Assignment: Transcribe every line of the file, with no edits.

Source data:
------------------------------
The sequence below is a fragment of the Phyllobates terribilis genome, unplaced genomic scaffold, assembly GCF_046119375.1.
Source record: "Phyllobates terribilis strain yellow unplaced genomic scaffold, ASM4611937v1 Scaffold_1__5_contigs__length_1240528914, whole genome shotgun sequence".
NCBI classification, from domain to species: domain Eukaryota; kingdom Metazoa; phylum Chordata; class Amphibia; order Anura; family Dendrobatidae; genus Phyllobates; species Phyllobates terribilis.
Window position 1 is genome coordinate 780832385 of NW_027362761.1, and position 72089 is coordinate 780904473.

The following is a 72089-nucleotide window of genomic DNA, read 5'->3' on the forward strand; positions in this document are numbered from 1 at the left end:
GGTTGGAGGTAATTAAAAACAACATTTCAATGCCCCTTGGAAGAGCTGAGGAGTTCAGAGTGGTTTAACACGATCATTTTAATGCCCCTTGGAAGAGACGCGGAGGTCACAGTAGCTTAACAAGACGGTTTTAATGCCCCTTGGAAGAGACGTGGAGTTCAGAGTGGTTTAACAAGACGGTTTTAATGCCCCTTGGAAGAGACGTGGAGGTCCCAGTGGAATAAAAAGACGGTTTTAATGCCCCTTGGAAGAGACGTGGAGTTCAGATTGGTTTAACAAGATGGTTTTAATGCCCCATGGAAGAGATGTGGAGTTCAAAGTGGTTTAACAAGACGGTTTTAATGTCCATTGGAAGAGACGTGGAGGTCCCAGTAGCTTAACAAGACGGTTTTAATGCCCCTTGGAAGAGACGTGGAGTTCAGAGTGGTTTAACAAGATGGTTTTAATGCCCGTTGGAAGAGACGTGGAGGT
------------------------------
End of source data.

The sequence below is a fragment of the Phyllobates terribilis genome, unplaced genomic scaffold, assembly GCF_046119375.1.
Source record: "Phyllobates terribilis strain yellow unplaced genomic scaffold, ASM4611937v1 Scaffold_1__5_contigs__length_1240528914, whole genome shotgun sequence".
NCBI classification, from domain to species: domain Eukaryota; kingdom Metazoa; phylum Chordata; class Amphibia; order Anura; family Dendrobatidae; genus Phyllobates; species Phyllobates terribilis.
Window position 1 is genome coordinate 780832385 of NW_027362761.1, and position 72089 is coordinate 780904473.

The following is a 72089-nucleotide window of genomic DNA, read 5'->3' on the forward strand; positions in this document are numbered from 1 at the left end:
GGTTGGAGGTAATTAAAAACAACATTTCAATGCCCCTTGGAAGAGCTGAGGAGTTCAGAGTGGTTTAACACGATCATTTTAATGCCCCTTGGAAGAGACGCGGAGGTCACAGTAGCTTAACAAGACGGTTTTAATGCCCCTTGGAAGAGACGTGGAGTTCAGAGTGGTTTAACAAGACGGTTTTAATGCCCCTTGGAAGAGACGTGGAGGTCCCAGTGGAATAAAAAGACGGTTTTAATGCCCCTTGGAAGAGACGTGGAGTTCAGATTGGTTTAACAAGATGGTTTTAATGCCCCATGGAAGAGATGTGGAGTTCAAAGTGGTTTAACAAGACGGTTTTAATGTCCATTGGAAGAGACGTGGAGGTCCCAGTAGCTTAACAAGACGGTTTTAATGCCCCTTGGAAGAGACGTGGAGTTCAGAGTGGTTTAACAAGATGGTTTTAATGCCCGTTGGAAGAGACGTGGAGGT